Mars Rover enjoys its day in the sun

The scientists at the U.S. National Aeronautics and Space Administration (NASA) have given Opportunity a much-needed break—to literally recharge its batteries—as winter sets in on the Red Planet, the fourth in distance from the Sun in our solar system.

The rover and its “twin,” the Spirit, require power to operate. Without power, the vehicles cannot move, use their scientific instruments, or communicate with Earth. The main source of power for the rovers—both of which arrived on the Red Planet in April 2004— comes from a multi-panel photovoltaic (PV) solar array. The panels resemble "wings," but their purpose is to provide energy; not to lift the rovers above the planet’s surface.

When fully illuminated, the solar arrays generate about 140 watts of power for up to four hours per “sol” (the name for a Martian day). Each rover needs about 100 watts (equivalent to the energy emitted by a conventional light bulb) to drive. In comparison, the solar arrays on the robotic Sojourner provided the 1997 Pathfinder mission with around 16 watts of power at noon on Mars. That´s equal to the power of an oven light.

The power system for the Mars Exploration Rover includes two rechargeable batteries that provide energy for the rover when the sun is not shining, especially at night. Over time, the batteries are known to degrade and become unable to recharge to full power capacity—a problem attributable to three issues:

1. The surfeit of red dust on the planet coats the solar arrays and makes them increasingly impervious to light;

2. Mars drifts farther from the sun as it continues on its yearly elliptical orbit and— because of the distance—the sun does not shine as brightly onto the solar arrays; and.

3. Mars is tilted on its axis, just like Earth, which creates seasonal changes. Later in the mission, the seasonal changes at the landing site and the lower position of the Sun in the sky at noon will impact the amount of energy that hits the solar panels.

The scientists at NASA’s Jet Propulsion Laboratory, a division of the California Institute of Technology in Pasadena, who manage the Mars Exploration Rover Project for the NASA Science Mission Directorate–Washington, have opted to “park” Opportunity for the next several months at a site informally named "Greeley Haven." The name is a tribute to planetary geologist Ronald Greeley (1939-2011), who was a member of the science team for the Mars rovers and many other interplanetary missions. Greeley taught generations of planetary scientists at Arizona State University–Tempe, until his death two months ago.??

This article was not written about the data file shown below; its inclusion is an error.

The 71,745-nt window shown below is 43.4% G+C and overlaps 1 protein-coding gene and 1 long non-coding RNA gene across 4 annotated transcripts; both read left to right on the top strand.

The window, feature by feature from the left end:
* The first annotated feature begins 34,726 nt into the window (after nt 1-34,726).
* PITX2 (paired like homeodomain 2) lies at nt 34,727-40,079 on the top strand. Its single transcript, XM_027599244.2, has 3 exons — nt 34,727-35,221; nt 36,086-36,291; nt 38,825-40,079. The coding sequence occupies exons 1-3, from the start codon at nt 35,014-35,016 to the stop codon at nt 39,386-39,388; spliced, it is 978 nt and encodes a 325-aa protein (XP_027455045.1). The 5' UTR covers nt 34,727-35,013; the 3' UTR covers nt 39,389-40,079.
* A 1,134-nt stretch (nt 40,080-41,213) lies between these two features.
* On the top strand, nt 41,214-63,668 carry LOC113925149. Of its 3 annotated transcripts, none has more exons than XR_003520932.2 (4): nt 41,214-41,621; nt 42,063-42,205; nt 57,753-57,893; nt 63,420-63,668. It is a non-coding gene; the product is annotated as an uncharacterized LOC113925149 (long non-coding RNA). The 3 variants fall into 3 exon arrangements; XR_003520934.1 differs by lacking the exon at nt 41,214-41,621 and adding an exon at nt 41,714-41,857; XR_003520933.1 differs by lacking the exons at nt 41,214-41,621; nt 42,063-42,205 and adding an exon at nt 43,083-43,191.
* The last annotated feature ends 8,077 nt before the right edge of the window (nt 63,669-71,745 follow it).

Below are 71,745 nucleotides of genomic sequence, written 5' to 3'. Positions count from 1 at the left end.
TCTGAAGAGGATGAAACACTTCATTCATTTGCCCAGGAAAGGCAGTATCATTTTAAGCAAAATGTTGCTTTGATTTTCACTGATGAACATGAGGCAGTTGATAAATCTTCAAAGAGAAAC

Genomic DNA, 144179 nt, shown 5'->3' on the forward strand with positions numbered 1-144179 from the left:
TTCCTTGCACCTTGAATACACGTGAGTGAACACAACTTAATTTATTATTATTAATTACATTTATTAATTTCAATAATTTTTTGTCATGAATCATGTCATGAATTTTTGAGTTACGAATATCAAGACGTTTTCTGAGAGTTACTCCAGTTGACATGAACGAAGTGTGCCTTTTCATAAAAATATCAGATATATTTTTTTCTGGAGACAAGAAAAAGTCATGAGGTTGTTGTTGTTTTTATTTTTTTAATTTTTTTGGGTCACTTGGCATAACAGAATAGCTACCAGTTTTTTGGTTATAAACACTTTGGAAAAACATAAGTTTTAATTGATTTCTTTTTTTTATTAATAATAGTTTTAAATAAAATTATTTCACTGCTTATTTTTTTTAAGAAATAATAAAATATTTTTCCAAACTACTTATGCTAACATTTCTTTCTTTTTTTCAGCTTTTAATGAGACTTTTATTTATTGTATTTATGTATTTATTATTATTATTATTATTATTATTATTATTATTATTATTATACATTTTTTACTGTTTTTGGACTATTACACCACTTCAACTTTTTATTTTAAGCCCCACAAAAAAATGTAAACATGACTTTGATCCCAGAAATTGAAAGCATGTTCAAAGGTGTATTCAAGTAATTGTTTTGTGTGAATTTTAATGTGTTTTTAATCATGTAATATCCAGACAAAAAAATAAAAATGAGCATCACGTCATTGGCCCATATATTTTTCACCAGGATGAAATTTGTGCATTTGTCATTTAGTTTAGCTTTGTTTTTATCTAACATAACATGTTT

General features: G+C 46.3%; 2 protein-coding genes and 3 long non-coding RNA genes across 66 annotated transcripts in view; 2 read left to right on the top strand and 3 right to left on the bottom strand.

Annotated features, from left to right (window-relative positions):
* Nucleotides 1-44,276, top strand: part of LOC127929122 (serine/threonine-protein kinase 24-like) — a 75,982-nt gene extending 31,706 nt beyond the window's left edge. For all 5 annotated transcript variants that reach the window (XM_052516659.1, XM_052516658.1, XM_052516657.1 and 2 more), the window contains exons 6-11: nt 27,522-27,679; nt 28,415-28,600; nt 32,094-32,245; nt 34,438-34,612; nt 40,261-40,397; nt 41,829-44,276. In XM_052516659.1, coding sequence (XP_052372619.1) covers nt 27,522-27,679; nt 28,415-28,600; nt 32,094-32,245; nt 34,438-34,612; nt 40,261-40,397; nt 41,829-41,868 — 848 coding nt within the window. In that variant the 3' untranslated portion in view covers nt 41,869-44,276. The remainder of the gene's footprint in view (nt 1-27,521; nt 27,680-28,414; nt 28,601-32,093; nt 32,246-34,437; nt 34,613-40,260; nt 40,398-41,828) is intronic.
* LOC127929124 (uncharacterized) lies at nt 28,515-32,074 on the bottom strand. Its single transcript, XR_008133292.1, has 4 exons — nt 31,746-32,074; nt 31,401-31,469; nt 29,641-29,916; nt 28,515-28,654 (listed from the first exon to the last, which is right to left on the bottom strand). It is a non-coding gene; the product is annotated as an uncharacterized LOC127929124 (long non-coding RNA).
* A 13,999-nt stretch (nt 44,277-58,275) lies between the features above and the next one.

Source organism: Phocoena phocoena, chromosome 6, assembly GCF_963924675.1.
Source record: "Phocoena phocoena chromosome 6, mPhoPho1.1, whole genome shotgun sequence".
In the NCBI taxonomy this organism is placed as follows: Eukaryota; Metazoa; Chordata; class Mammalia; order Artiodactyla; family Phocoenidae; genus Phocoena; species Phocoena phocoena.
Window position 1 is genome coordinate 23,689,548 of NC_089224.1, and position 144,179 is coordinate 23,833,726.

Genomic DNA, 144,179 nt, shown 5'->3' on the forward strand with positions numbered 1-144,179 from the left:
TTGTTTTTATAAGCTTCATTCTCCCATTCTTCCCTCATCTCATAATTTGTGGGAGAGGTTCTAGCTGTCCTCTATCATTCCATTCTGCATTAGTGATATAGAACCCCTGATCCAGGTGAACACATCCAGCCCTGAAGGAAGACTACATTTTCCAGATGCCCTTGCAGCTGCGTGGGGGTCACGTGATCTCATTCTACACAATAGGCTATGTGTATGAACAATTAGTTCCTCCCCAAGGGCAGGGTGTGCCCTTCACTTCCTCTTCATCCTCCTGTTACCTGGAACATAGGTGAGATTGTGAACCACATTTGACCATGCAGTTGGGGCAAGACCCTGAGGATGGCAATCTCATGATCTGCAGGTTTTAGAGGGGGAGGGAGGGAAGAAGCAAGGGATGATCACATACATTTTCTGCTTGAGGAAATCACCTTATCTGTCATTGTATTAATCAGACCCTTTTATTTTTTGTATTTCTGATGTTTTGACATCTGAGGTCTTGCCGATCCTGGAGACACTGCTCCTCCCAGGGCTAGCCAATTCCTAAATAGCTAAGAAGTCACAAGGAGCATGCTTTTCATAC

The site is an outcrop that provides a sun-facing slope to aid in maintaining adequate solar power during the rover’s fifth Martian winter. It also provides targets of scientific interest for the rover’s robotic arm to examine. ??Closer to the Mars equator than Spirit, the Opportunity rover did not need to stay on a sun-facing slope during previous winters. Now, however, Opportunity’s solar panels carry a thicker coating of dust than in the previous winters. Unless an unlikely wind cleans the panels in coming weeks, the team will use a strategy employed for three winters with Spirit: staying on a sun-facing slope. For several months of shortened daylight before and after the southern Mars winter solstice on March 30, 2012, the sun will appear relatively low in the northern sky from the rover’s perspective, and Opportunity will work on the north-facing slope.

??Plans for research at Greeley Haven include a radio-science investigation of the interior of Mars, which began during the first week of January; inspections of mineral compositions and textures on the outcrop; and recording a full-circle, color panorama. to be called the Greeley Panorama. ??The radio-science investigation studies tiny wobbles in the rotation of Mars to gain insight about the planet’s core. It requires many weeks of radio-tracking the motion of a point on the surface of Mars to measure changes in the spin axis of the planet. ??The winter worksite sits on the "Cape York" segment of the rim of Endeavour Crater. Opportunity reached the edge of this 14-mile-wide (22-kilometer-wide) crater five months ago after three years of driving from the smaller Victoria Crater, which it studied for two years.

Opportunity and Spirit completed their three-month prime missions in April 2004 and have continued on for years of bonus, extended missions. Both rovers have made important discoveries about wet environments on ancient Mars that may have been favorable for supporting microbial life. Spirit ended communications in March 2010 as its energy declined after losing the use of two of its six wheels, which prevented it from being able to gain a sun-facing tilt for its fourth Martian winter.